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Parkinson’s disease risk may be reduced by regular use of nonsteroidal anti-inflammatory drugs (NSAID), which includes aspirin and ibuprofen, according to a recent UCLA study.

The study comprised of 579 men and women. Half of the group had Parkinson’s disease, while the other was free of the disease. For those in the group who took two or more NSAID pills a week for at least one month were considered regular NSAID users. Those who used fewer pills were considered non-regular users.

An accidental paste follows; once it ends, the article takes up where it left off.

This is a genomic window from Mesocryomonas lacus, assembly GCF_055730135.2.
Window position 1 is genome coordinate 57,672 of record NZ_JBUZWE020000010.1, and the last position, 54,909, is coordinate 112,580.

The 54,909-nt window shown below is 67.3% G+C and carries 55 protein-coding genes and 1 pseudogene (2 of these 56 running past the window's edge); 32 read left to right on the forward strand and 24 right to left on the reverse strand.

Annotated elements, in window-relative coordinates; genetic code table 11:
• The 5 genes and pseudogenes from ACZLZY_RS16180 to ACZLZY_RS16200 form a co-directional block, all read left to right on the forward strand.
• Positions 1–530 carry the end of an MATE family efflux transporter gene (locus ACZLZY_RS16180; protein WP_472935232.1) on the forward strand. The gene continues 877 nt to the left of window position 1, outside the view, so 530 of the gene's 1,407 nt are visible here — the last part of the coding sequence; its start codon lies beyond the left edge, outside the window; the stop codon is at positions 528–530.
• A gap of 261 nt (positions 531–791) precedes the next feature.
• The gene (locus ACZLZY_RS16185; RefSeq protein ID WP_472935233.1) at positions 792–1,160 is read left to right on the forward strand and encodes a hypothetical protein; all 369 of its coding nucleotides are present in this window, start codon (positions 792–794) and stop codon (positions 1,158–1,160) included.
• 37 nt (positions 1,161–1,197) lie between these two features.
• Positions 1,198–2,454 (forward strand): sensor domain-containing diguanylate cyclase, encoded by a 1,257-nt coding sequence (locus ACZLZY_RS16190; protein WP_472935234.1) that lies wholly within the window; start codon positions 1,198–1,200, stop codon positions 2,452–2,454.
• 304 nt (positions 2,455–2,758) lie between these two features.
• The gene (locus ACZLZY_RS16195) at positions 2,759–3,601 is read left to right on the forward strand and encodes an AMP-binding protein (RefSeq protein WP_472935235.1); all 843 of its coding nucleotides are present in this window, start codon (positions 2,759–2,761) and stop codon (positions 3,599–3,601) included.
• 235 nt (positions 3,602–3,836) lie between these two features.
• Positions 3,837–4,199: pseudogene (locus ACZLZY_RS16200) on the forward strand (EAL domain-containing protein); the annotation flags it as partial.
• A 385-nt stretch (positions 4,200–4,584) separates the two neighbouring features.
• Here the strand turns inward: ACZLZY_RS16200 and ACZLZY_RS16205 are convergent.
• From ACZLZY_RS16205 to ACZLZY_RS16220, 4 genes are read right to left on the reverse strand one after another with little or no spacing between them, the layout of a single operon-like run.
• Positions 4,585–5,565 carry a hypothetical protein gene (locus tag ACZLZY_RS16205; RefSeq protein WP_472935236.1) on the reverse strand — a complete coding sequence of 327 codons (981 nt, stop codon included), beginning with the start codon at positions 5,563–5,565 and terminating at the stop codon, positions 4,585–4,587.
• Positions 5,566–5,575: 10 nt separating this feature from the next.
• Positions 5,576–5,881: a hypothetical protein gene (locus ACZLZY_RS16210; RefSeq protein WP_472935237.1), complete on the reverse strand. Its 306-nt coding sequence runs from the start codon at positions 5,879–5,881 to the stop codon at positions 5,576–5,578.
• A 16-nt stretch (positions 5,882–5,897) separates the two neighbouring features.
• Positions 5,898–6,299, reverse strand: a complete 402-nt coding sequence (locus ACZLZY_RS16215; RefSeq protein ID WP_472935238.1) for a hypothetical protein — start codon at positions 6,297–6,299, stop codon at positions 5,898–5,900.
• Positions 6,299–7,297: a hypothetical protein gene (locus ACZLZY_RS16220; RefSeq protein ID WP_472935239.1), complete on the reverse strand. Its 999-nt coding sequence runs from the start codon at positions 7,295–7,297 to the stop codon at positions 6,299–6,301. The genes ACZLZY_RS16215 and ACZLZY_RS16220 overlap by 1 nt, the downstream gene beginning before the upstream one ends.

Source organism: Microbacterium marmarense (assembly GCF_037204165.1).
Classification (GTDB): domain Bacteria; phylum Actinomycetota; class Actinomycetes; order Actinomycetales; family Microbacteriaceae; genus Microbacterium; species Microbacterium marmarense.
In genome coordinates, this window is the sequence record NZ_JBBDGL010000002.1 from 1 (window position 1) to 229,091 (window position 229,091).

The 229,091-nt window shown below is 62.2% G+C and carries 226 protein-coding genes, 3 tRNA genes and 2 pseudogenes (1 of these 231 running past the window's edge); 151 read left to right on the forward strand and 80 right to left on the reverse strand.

Researchers found that regular NSAID users, for 2 or more years, had a 60% reduced risk of Parkinson’s. Women who used aspirin had a 40% reduced risk of Parkinson’s, but the men did not benefit as well with regular use of aspirin. The researchers speculate that one reason men may have not benefited from regular aspirin use is that they may be taking it in lower doses for heart related reasons, while women may be using higher doses for arthritis or headaches. Exactly why NSAIDs appear to have a protective effect against Parkinson’s is not clear, but the anti-inflammatory quality is suspected to be a likely reason.

Although the findings are encouraging researchers feel that there is a pressing need for additional research as the baby-boomers age and the growing burden of Parkinson’s disease increases.

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